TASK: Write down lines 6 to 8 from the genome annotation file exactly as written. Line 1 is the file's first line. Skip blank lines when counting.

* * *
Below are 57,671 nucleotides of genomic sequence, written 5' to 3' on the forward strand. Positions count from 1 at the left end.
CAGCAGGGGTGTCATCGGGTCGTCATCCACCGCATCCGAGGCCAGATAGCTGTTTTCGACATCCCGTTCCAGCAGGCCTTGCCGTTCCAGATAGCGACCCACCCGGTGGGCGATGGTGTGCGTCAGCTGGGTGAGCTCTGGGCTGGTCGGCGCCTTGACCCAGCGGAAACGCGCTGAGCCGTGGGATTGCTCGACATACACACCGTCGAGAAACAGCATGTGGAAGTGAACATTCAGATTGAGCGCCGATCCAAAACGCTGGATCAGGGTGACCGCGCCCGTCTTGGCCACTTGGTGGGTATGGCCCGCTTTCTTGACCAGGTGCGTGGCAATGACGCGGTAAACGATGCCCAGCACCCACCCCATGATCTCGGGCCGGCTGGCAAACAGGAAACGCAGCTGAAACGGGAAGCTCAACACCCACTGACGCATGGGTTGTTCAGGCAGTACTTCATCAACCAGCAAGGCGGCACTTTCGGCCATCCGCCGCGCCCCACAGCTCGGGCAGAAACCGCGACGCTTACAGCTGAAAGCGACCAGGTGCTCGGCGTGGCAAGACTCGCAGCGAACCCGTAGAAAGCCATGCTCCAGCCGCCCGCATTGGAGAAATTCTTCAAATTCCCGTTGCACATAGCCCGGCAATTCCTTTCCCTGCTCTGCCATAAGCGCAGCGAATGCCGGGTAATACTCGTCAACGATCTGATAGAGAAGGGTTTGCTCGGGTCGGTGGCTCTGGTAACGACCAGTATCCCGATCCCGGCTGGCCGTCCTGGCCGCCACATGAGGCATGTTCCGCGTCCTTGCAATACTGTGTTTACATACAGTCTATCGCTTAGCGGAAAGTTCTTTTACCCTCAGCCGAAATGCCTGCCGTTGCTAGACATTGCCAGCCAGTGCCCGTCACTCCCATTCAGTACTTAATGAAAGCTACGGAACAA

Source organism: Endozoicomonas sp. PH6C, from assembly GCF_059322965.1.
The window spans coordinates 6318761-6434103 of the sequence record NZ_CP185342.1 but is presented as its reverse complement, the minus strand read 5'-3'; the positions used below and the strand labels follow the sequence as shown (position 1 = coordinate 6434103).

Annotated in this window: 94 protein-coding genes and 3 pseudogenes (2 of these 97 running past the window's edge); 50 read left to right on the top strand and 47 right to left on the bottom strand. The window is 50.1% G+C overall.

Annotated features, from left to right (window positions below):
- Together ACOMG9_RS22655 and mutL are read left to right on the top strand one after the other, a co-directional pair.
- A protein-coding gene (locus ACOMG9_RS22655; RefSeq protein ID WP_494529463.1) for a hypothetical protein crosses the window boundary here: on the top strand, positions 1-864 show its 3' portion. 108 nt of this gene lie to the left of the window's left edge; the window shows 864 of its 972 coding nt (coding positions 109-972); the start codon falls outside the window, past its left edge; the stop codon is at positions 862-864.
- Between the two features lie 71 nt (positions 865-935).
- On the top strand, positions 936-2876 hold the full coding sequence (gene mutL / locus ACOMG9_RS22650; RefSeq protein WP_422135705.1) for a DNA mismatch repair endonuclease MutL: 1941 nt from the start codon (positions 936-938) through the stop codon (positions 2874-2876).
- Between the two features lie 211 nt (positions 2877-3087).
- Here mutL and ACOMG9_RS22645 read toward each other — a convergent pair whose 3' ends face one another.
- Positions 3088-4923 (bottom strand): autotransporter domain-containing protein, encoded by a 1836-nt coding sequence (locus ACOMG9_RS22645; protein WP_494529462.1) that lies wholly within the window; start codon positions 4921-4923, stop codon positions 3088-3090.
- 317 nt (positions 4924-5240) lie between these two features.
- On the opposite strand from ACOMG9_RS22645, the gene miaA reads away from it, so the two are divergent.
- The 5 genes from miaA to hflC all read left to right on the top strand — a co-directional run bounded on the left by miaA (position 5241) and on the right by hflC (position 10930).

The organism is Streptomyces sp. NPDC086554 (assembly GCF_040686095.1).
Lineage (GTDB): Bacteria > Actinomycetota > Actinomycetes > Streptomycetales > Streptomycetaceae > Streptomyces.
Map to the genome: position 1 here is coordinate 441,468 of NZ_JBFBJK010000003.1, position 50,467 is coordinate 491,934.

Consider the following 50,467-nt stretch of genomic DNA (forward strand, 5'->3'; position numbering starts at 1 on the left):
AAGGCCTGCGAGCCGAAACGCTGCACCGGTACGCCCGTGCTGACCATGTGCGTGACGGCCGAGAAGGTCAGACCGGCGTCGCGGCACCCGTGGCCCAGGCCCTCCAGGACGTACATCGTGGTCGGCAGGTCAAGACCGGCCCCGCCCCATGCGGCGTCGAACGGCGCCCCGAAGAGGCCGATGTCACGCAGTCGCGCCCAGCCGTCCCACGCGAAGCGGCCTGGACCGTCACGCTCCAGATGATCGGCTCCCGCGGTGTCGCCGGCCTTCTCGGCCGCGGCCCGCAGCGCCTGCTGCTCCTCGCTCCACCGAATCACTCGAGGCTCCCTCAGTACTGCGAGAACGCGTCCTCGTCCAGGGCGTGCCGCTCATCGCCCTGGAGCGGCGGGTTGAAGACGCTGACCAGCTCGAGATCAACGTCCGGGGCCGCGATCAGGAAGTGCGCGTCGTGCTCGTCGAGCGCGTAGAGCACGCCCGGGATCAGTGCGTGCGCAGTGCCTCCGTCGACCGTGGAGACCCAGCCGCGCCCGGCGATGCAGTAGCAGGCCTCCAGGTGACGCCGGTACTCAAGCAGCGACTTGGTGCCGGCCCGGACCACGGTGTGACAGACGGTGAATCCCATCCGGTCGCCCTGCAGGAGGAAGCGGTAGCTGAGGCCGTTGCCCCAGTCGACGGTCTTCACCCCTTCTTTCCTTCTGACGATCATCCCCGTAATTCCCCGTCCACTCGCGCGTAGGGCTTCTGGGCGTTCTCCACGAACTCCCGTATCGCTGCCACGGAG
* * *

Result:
Annotated features, from left to right (window positions below):
- Together ACOMG9_RS22655 and mutL are read left to right on the top strand one after the other, a co-directional pair.
- A protein-coding gene (locus ACOMG9_RS22655; RefSeq protein ID WP_494529463.1) for a hypothetical protein crosses the window boundary here: on the top strand, positions 1-864 show its 3' portion. 108 nt of this gene lie to the left of the window's left edge; the window shows 864 of its 972 coding nt (coding positions 109-972); the start codon falls outside the window, past its left edge; the stop codon is at positions 862-864.